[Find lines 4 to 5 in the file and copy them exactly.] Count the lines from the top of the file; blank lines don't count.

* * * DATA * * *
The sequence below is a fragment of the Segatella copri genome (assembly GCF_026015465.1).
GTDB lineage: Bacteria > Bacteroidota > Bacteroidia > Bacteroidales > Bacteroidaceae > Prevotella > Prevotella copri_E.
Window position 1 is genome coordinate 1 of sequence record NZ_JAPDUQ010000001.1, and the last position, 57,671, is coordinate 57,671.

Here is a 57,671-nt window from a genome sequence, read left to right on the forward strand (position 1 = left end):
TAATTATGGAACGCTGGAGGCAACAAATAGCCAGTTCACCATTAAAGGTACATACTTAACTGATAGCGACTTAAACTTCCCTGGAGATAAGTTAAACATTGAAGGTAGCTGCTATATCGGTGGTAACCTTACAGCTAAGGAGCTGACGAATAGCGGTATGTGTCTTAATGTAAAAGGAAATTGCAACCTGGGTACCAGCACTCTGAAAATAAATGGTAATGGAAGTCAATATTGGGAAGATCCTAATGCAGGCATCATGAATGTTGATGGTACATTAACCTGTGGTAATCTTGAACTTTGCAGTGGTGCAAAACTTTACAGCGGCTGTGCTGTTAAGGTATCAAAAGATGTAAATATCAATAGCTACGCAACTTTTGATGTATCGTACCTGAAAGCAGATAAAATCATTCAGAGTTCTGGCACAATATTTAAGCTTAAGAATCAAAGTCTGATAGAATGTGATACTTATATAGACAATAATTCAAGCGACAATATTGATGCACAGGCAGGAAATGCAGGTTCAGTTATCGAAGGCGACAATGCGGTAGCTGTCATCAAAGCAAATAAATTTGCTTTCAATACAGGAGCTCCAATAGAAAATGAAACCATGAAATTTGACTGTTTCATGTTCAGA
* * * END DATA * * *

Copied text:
Here is a 57,671-nt window from a genome sequence, read left to right on the forward strand (position 1 = left end):
TAATTATGGAACGCTGGAGGCAACAAATAGCCAGTTCACCATTAAAGGTACATACTTAACTGATAGCGACTTAAACTTCCCTGGAGATAAGTTAAACATTGAAGGTAGCTGCTATATCGGTGGTAACCTTACAGCTAAGGAGCTGACGAATAGCGGTATGTGTCTTAATGTAAAAGGAAATTGCAACCTGGGTACCAGCACTCTGAAAATAAATGGTAATGGAAGTCAATATTGGGAAGATCCTAATGCAGGCATCATGAATGTTGATGGTACATTAACCTGTGGTAATCTTGAACTTTGCAGTGGTGCAAAACTTTACAGCGGCTGTGCTGTTAAGGTATCAAAAGATGTAAATATCAATAGCTACGCAACTTTTGATGTATCGTACCTGAAAGCAGATAAAATCATTCAGAGTTCTGGCACAATATTTAAGCTTAAGAATCAAAGTCTGATAGAATGTGATACTTATATAGACAATAATTCAAGCGACAATATTGATGCACAGGCAGGAAATGCAGGTTCAGTTATCGAAGGCGACAATGCGGTAGCTGTCATCAAAGCAAATAAATTTGCTTTCAATACAGGAGCTCCAATAGAAAATGAAACCATGAAATTTGACTGTTTCATGTTCAGA